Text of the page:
Colon Cancer

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The colon is the main part of the large intestine, beginning at the cecum (which connects to the small intestine) and ending at the rectum. Sometimes, small clumps of benign cells, called polyps, form in the lining of the colon or rectum. Over time – usually five to 10 years – the cells in some of these polyps may grow abnormally and develop into colon cancers, also called colorectal cancer.

Not all polyps form into cancer. Inflammatory polyps, for example, do not. A screening is the only way to detect the difference, and screenings have helped reduce the number of cases annually since the mid-1980s, according to the American Cancer Society.

Still, colon cancer is the fourth-most diagnosed cancer, following breast, lung and prostate cancers, with a lifetime risk of one in 23. The earlier the cancer or precancerous polyps are detected, the more successful, and easier, the treatment.

Polyps on their own produce few or no symptoms, and patients in the early stages of colon cancer may not experience warning signs. Once the cancer develops, symptoms might include:

  • Changes in bowel movements, including diarrhea, constipation or a change in the shape and/or consistency of the stool.
  • Rectal bleeding or blood in the stool.
  • Abdominal discomfort, including cramps, gas, or pain.
  • Feeling that the bowel doesn’t empty completely.
  • Weakness or fatigue
  • Unexplained weight loss (without dieting).
Regular screenings are advised to catch and remove polyps before they become cancerous. Typically, the average-risk patient is recommended to start colon cancer screening at age 50, but there is an increasing incidence of colon cancer in young patients and it may be recommended to start earlier if you have symptoms or a family history of polyps or cancer.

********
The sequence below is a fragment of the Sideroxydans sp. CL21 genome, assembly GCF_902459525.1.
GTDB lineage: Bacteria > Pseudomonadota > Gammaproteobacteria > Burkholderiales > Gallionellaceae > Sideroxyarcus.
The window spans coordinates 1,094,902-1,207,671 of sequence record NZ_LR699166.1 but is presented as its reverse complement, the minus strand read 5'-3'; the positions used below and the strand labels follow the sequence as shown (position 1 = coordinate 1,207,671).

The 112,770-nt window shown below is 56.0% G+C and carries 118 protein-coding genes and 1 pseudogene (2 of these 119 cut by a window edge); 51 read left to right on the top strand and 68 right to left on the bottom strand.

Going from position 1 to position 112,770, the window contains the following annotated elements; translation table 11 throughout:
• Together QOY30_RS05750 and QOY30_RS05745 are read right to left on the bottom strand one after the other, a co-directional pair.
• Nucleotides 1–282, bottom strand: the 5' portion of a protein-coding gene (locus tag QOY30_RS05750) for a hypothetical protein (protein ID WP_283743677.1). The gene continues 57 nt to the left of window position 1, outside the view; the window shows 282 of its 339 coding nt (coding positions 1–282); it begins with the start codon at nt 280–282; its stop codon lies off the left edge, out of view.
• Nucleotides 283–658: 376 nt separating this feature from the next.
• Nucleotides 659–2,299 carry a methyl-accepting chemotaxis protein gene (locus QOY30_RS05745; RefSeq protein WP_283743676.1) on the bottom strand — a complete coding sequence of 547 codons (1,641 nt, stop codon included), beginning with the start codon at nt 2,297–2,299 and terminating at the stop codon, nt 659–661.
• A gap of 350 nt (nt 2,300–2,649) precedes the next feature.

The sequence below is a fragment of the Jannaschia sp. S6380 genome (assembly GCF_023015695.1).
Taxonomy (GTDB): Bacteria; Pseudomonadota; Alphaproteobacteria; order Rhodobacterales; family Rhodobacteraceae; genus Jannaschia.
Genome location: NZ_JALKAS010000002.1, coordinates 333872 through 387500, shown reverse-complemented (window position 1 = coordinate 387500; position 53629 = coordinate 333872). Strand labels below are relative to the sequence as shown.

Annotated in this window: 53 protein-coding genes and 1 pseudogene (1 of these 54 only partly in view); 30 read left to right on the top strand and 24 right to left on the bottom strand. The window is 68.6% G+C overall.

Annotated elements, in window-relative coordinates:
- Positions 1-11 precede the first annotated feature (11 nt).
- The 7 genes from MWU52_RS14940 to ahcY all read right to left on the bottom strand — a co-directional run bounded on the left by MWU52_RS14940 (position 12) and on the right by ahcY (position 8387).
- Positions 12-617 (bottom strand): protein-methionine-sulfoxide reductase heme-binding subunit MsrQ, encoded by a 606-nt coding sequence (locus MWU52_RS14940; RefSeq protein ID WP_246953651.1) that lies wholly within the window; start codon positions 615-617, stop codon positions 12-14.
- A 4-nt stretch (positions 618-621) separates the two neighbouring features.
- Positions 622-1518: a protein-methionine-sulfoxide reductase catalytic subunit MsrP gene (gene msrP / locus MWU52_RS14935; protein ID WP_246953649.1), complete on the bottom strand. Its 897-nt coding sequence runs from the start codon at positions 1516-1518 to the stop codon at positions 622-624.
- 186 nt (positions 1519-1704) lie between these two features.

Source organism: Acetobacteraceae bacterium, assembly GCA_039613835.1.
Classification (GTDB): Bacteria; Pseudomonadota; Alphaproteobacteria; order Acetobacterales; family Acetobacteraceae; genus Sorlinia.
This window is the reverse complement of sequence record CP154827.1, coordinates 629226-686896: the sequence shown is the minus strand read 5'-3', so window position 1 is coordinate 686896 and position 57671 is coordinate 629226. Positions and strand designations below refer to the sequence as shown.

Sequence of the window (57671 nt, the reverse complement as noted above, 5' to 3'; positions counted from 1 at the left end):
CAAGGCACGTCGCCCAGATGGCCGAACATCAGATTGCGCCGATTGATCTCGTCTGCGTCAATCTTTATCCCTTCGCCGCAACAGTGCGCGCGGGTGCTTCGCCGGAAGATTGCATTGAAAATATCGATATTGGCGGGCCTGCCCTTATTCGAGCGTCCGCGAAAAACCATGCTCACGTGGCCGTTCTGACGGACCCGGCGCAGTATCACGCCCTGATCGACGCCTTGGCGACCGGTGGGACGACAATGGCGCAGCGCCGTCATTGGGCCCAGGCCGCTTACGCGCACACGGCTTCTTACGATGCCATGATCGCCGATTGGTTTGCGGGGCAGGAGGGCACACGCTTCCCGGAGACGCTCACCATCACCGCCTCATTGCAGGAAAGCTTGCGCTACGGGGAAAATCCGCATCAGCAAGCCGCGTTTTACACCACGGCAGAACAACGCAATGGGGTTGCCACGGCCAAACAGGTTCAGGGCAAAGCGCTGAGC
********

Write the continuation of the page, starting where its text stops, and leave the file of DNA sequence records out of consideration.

Tests include:

  • Colonoscopy – A long, flexible tube, equipped with a tiny video camera, is inserted into the colon through the anus. The doctor examines the entire colon for polyps and removes them, if found.
  • Sigmoidoscopy – To examine the last two feet of the colon (or descending colon), a flexible tube (sigmoidoscope) is inserted through the anus and provides imaging through a tiny camera.
  • Colonography – Air is gently pumped into the colon through a narrow tube, and then a special machine takes 2- and 3-dimension images of the colon and rectum.
  • Fecal tests – Often performed at home, these tests screen stool samples for blood to detect early-stage cancer, but not polyps. These are not appropriate for high-risk individuals.

Treatment for colon cancer varies depending on the location and stage of the disease.

Treatments for early-stage colon cancer:

  • Removing polyps during a colonoscopy – This approach is effective if the cancer is in an early stage and completely contained within the polyp. Some colon lining also may be taken with larger polyps.
  • Laparoscopic surgery – If polyps can’t be removed during a colonoscopy, the surgeon can take them through several small incisions in the abdominal wall, using an instrument with an attached camera.

Treatments for advanced colon cancers:

  • Partial colectomy– The surgeon removes the part of the colon that contains the cancer, along with tissue on either side of the cancer.
  • Lymph node removal– This procedure is usually performed during colon cancer surgery to test for cancer.
  • Chemotherapy – Chemical substances are administered after surgery to shrink large cancers or cancer that has spread to the lymph nodes.

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